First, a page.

In the Bangladeshi and Indian patients video recordings of blood flow in the microcirculation were collected with an orthogonal polarizing spectral (OPS) imaging device (either Cytoscan from Cytometrics, Heathpark Honiton, Devon, United Kingdom or Microscan from Microvision Medical, Amsterdam, the Netherlands) and quantified using image analysis software (Open Lab 3.1.5, Improvision, Waltham, Massachusetts, USA) as described previously [17].

Statistics

Data were analysed using statistical software (Stata version 10, StataCorp, College Station, Texas, USA). Correlation coefficients were determined using Spearman’s method. Groups were analysed using the Kruskal-Wallis test and the chi-squared test. Logistic regression was performed where necessary and to control for any influence of the study site or the administered anti-malarial therapy.

Ethics review

All of the studies received prospective ethical approval from OXTREC (Oxford Tropical Research Ethics Committee) and local ethics review bodies. The ethics and scientific-review committee of The Center for Tropical Diseases in Ho Chi Minh City approved the Vietnamese study, the Bangladeshi Medical Research Council approved the Bangladeshi studies and the institutional ethical board of Ispat General Hospital approved the Indian studies.

Results

Patients

Of the 560 Vietnamese patients, 538 (96.1%) had a platelet count documented on admission. The 22 patients who did not have a platelet count recorded had neither more severe disease (P = 0.4), nor were more likely to die (P = 0.12). Of the 142 Bangladeshi and Indian patients, 109 (76.8%) had an admission platelet count recorded; 31 of the 33 patients with a missing value were studied in 2004 and 2005 when platelet counts were not routinely collected for the studies. The two remaining Bangladeshi and Indian patients without a documented platelet count (from 2011 and 2008 respectively) both survived.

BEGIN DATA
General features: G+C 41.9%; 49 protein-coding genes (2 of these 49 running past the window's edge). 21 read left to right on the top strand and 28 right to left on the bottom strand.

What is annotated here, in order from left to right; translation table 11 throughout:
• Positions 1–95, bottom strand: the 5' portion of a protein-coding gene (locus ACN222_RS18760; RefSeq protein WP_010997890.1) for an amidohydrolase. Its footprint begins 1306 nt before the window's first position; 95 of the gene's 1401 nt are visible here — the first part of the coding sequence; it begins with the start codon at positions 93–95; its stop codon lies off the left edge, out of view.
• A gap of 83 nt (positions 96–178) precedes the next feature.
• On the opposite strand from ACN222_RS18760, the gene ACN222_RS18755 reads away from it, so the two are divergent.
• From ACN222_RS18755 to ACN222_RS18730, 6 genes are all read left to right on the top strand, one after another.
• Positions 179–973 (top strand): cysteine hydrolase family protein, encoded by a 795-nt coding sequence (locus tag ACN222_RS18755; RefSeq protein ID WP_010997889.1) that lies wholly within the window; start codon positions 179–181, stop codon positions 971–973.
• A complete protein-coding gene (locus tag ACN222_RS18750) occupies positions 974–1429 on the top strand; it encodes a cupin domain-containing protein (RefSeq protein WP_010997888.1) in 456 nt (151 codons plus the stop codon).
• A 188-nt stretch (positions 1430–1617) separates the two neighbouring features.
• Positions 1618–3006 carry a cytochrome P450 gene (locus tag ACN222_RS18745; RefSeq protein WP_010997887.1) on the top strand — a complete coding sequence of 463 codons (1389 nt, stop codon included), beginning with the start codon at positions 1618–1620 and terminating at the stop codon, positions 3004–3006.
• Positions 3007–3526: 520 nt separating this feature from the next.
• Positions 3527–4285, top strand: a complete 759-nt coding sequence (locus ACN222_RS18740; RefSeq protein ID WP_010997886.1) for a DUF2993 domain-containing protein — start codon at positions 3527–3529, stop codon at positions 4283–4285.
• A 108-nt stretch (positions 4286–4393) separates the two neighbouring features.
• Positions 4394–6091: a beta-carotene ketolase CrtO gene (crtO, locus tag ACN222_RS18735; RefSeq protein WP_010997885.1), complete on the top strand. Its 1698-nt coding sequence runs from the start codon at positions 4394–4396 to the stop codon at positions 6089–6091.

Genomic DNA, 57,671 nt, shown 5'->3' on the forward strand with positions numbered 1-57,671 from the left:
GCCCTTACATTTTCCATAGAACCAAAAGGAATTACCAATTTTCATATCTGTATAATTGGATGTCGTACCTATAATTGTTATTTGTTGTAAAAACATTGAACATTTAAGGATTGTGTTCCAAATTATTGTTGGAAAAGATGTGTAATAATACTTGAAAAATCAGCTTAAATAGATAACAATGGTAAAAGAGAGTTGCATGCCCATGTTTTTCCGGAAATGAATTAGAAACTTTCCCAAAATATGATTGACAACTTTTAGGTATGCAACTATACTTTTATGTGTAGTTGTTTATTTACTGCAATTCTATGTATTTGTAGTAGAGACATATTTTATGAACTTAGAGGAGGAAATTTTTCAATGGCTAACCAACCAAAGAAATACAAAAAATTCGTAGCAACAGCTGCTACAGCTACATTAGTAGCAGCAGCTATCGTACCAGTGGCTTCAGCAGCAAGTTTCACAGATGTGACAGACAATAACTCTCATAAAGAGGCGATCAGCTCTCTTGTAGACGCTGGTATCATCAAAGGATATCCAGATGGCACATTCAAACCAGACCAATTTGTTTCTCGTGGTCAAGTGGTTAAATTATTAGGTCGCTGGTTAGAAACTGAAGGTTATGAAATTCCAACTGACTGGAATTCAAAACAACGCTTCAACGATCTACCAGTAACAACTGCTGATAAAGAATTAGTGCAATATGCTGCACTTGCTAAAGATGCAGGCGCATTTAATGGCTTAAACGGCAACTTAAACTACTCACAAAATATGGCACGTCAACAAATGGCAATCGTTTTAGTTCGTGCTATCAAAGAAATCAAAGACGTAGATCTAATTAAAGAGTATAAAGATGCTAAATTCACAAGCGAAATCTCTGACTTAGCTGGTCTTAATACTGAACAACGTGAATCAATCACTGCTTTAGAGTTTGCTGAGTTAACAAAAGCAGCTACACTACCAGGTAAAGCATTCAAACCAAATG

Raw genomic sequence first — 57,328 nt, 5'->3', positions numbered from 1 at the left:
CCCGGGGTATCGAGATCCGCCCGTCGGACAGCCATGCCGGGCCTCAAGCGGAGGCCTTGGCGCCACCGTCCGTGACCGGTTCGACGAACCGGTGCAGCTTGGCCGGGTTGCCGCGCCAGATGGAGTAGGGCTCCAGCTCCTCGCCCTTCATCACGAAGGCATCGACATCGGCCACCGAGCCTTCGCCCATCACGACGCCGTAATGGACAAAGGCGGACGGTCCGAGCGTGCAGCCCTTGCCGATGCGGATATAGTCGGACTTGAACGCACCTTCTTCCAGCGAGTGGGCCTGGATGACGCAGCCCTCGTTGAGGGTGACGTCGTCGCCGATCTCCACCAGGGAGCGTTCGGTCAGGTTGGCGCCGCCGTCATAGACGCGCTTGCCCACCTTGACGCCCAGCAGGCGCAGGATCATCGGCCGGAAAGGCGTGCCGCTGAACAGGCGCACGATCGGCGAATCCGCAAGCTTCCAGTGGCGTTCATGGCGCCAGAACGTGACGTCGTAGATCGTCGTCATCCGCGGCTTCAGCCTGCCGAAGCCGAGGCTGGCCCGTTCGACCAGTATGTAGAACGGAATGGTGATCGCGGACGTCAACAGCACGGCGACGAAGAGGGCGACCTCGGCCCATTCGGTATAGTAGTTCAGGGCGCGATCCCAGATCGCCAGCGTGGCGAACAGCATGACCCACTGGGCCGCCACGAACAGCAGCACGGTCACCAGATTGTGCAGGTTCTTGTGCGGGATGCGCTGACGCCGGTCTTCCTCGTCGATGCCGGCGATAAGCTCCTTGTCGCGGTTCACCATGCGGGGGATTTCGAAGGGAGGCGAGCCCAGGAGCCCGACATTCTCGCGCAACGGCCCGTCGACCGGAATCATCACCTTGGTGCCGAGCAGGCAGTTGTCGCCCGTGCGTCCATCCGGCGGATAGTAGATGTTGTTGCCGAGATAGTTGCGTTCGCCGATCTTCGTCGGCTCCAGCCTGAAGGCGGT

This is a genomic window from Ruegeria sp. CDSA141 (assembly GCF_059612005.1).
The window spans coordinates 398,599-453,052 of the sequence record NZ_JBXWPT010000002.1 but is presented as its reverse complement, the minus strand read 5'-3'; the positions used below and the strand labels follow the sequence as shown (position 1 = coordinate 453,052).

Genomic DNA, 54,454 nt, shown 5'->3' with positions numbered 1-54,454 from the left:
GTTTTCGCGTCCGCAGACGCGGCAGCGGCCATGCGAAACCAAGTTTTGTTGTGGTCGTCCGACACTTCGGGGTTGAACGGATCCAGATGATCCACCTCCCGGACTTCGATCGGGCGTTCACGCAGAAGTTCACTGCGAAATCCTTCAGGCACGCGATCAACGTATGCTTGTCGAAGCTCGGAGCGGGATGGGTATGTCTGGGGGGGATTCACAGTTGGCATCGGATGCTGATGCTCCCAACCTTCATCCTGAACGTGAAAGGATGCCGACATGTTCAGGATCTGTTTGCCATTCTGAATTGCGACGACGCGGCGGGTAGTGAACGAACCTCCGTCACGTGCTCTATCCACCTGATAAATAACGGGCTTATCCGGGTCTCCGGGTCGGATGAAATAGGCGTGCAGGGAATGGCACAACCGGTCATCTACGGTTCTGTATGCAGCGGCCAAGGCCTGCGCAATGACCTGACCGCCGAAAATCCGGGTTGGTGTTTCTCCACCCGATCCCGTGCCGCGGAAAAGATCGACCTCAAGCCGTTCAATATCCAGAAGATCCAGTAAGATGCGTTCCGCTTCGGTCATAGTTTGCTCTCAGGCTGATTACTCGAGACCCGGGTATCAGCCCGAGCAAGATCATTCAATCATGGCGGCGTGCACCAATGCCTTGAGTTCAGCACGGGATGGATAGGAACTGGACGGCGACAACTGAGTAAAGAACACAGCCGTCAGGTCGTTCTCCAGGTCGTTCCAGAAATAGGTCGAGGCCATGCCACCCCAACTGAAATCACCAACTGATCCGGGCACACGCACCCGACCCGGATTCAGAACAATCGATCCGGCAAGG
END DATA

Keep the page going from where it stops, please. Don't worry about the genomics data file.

The baseline characteristics of the 647 patients with a platelet count recorded on admission are presented in Table 2. Overall, 107 patients (16.5%) died before discharge; the case-fatality rate was higher in the Bangladeshi and Indian patients than the Vietnamese patients (30 out of 109 (27.5%) versus 77 out of 538 (14.3%); odds ratio (OR) (95% confidence interval (CI)): 2.27 (1.40 to 3.69), P = 0.001), although the difference was not significant when controlled for disease severity (OR (95% CI): 1.46 (0.84 to 2.52), P = 0.18).